Okay. So the whole point of this blog, or at least the inspiration for this blog, is to support the notion that women, especially mothers, shouldn't feel bad about trying to have it all, and that in order to have it all, we might not always do "it all" perfectly. Somestimes, we're (just barely) good enough. And that's . . . okay (to quote Stuart Smalley).
Now we have our poster case: Sarah Palin.
I must admit, I'm a bit thrown by the whole thing. Suddenly, I'm seeing Laura Ingraham and Rudy Giuliani wag their fingers at the double standards of those who ask, "Can she really handle family responsibilities along with being the veep or, dare we say it, the president?" It's strange and disorienting to see Republicans and even ultra-conservatives cheer the hockey mom with five kids who could be leader of the nation and commander in chief. Especially when, if I remember correctly, Hillary was attacked in 1992 (and thereafter) for being too much of a career woman. She had to write a book about children in order to (try to) shift that impression. This morning, I heard someone saying that we wouldn't be asking these questions if Palin were a Democrat. Are you KIDDING me? A Democratic mother of five would NEVER make it because conservatives would assume she's a terrible, neglectful mother instead of a kickass mother (the latter of which seems to be the take on Palin). I mean, aren't all Democrat or, worse, LIBERAL mothers bad mothers anyway? You know, since we don't have any family values.
I have heard pundits and regular people say that it's offensive for anyone to ask about Palin's family obligations when we wouldn't ask the same questions of a man. Okay, that might be true. But for me, as a mom who works, as a mom who often feels guilty when I have a busy week and am away from the kids more than usual, I just can't imagine.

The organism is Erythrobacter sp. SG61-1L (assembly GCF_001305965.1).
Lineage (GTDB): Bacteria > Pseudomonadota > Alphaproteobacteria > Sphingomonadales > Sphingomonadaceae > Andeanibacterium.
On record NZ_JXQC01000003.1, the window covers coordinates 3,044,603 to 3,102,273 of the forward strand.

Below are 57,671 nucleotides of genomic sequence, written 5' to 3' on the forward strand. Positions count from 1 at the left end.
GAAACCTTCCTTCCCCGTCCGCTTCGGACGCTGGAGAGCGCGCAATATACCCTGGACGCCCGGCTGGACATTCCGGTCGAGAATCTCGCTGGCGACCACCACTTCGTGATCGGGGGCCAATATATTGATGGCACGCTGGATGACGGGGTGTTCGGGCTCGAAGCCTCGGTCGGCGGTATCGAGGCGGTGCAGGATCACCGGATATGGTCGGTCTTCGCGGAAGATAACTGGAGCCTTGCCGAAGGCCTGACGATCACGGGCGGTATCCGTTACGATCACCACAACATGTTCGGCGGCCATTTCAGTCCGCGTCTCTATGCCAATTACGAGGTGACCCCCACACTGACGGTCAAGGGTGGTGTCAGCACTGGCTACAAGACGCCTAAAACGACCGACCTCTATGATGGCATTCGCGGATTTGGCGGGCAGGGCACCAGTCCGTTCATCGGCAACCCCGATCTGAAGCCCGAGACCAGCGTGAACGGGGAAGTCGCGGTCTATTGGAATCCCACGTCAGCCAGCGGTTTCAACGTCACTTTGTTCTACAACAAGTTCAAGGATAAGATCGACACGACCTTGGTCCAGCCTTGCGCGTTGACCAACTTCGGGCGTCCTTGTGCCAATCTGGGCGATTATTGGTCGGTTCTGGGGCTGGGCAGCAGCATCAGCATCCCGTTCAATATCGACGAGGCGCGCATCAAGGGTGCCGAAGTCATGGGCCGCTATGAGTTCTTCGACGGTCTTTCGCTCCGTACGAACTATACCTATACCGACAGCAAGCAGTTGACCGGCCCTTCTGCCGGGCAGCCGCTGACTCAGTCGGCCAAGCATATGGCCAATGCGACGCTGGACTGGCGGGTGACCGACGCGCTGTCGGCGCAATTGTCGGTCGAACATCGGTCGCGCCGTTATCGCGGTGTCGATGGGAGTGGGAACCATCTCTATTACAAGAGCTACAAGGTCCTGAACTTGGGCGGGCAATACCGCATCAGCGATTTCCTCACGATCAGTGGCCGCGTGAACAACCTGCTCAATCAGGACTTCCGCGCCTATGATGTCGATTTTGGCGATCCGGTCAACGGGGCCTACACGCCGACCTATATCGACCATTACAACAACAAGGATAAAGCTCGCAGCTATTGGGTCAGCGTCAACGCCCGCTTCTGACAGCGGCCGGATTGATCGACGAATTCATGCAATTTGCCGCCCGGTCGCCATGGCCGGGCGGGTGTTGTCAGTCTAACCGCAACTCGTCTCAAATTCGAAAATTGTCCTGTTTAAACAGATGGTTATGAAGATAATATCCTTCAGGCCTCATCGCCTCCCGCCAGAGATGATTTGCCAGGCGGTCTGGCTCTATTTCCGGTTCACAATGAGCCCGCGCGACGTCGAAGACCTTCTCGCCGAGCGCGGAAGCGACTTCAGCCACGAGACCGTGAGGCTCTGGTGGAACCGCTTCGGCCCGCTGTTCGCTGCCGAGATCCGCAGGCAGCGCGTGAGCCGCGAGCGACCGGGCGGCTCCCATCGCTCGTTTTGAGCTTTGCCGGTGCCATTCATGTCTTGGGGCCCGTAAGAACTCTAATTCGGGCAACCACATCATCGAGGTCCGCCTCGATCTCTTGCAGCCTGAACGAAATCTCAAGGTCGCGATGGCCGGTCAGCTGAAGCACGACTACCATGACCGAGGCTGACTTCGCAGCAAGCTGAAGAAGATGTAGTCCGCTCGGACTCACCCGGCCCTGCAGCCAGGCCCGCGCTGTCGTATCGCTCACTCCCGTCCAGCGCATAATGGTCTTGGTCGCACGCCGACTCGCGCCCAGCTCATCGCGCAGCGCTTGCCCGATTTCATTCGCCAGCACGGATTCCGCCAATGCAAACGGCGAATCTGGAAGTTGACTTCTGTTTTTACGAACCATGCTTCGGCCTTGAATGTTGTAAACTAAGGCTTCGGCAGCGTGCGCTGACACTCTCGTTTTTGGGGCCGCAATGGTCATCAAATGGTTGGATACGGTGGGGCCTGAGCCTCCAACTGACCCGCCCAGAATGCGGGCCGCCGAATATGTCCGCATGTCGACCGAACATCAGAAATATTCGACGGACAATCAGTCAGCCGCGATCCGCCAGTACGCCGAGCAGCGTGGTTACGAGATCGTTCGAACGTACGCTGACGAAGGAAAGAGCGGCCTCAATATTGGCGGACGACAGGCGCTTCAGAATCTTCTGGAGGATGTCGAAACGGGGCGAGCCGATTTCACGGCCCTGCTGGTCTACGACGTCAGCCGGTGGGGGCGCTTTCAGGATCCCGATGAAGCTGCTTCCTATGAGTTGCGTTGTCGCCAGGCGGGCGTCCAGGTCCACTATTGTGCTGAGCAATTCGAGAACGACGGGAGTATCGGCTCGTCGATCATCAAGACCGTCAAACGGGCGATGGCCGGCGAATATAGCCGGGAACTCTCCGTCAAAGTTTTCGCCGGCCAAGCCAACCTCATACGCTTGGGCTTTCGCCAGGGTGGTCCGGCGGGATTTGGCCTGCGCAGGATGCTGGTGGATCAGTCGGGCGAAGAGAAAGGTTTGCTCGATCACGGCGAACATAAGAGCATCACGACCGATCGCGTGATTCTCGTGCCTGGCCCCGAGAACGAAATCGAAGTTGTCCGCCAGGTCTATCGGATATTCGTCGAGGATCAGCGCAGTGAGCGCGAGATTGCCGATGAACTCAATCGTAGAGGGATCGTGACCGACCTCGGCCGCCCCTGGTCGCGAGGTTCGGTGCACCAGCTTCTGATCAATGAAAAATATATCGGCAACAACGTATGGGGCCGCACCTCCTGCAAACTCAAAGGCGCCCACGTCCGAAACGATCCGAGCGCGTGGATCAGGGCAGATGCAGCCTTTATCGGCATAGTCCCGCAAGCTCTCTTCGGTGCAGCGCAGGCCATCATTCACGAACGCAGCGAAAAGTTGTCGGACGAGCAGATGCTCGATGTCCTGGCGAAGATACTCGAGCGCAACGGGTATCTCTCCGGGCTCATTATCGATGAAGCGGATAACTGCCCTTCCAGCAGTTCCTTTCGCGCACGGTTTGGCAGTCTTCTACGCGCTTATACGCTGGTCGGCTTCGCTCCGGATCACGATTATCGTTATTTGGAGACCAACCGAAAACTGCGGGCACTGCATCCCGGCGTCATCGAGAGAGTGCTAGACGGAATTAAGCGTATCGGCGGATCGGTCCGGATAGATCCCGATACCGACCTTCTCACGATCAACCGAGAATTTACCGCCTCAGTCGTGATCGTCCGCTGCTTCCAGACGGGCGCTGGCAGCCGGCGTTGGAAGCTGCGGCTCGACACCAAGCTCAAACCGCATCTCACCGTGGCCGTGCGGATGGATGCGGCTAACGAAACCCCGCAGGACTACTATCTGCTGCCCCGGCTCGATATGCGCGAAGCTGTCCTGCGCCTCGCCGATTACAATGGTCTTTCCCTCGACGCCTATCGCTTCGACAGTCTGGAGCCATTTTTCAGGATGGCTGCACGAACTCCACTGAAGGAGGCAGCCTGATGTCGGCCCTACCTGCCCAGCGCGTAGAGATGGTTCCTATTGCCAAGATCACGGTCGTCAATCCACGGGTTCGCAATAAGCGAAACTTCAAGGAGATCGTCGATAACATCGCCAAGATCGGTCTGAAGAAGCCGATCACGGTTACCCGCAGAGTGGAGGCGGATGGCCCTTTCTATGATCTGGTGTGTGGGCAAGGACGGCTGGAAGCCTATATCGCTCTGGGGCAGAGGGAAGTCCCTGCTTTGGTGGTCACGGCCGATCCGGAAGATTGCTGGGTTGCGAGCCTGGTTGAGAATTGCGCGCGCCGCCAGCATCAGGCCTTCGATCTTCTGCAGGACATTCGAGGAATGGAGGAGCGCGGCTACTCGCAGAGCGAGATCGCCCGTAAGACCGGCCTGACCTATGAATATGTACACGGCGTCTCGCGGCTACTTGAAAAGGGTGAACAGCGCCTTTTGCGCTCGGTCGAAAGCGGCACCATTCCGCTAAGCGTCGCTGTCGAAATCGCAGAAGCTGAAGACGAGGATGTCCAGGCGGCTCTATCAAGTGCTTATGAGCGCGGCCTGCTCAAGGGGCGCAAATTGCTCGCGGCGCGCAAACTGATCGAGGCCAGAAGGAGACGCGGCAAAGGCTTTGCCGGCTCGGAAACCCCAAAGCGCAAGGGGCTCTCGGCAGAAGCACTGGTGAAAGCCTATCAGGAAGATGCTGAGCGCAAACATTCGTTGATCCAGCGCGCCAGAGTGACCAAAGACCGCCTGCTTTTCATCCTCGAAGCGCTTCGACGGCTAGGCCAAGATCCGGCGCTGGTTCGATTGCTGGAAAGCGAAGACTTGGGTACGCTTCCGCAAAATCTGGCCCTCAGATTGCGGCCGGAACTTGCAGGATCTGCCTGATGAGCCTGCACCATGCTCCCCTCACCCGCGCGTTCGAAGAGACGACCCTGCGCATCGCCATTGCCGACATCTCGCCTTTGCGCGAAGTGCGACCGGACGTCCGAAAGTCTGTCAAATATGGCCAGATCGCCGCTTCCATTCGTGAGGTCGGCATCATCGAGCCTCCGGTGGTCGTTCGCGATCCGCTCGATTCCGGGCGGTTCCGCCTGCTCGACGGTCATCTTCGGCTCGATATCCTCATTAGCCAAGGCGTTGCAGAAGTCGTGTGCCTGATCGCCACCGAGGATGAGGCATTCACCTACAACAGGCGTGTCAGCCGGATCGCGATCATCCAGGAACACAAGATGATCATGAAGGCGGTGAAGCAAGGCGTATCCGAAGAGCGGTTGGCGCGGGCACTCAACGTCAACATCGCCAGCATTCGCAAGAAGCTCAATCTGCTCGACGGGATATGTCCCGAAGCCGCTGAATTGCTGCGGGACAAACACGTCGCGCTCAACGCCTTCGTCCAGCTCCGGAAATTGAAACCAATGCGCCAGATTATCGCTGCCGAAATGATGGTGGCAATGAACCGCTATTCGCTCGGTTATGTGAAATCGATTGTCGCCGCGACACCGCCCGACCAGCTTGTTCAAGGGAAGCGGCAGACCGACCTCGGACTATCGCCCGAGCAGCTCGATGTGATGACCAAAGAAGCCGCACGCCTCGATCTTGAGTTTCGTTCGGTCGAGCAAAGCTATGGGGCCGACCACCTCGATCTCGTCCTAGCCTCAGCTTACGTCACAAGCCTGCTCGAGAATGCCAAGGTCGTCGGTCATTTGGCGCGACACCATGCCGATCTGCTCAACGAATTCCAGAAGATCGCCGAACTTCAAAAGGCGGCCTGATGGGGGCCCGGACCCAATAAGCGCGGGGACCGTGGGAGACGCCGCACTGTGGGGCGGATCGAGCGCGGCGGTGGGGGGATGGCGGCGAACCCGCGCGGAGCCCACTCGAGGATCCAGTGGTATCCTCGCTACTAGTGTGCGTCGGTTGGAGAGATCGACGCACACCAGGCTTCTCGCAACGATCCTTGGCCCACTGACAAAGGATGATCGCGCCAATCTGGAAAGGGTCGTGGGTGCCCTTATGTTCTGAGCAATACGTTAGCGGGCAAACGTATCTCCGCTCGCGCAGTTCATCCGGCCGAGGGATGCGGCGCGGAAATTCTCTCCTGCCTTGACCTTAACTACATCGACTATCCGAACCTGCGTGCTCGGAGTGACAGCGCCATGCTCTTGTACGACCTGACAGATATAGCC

I have two kids and I am a tenured instructor at a community college. My husband is a university lecturer. We are both full-time professionals, and sometimes, during the academic year, life just gets crazy. That's when I have to be satisfied with being "good enough" at all of my roles. But I do have the option of taking two extra days to get my students' papers back to them. Or I can go into a class a little underprepared and still hope to do well. I can even miss a day (or more) if I need to skip out and spend time with a sick child.
But, as I mentioned in my first post, there are some jobs for which "good enough" just isn't . . . enough. President of the United States--the office for which Sarah Palin must be ready--is one of those jobs. In order to be great at something, one must divert all resources (energy, time) into that role. One cannot put Putin on hold or wait until tomorrow to deal with the dangers of a hurrican.
I teach a Women's Studies course. I do scholarly work on feminist issues. But I still have questions about Sarah Palin as mother/veep. If I step back and think of it all very logically and objectively--sort of like Spock--I say, "Sure, why not. It's up to her. She can live her life how she chooses, and she can be veep and a parent--just like a man." And really I do believe that. But, as a mom, I just can't even begin to imagine being in her shoes.
And since her her balancing act could affect me, I just wonder.
I also wonder, if she gets to the White House, how many "good enough" moms around the country will have to hear, from hubbies or others, "Look at Sarah Palin. She does it all, and she has a more important job than you and more kids that you!" Will that be a step forward for women?
Most of the women I met in my postpartum mommy-and-me groups did not work full time, and most of them still don't. A lot of woman have realized that "haven't it all" is just too tough. That, in order to have it all, too many things have to give. Many women also realized that if they work out-of-the-home full time, they STILL do most of the work at home (as was confirmed in some recent studies). So many of those women have decided to be stay-at-home moms. Or they work out of the home just part-time in order to hold it all together. Unfortunately, this is where the supermom backlash starts. It's the notion that, "Oh, well if you're JUST going to stay home and not 'work,' then you better be a supermom. The house better look like a Pottery Barn set, and the children better be eating homemade organic food." As if perfect is the only equivlent of "good enough."
Somehow, Sarah Palin seems to fictionlize all of this. As if the woman from the "I can bring home the bacon" commercial of the 1980's just walked on to the presidential stage and said, "See? It's easy. I'm a good Christian, a good mother, and I can be President."
I can't go on. My head is spinning from the political and social whiplash that is smacking me around.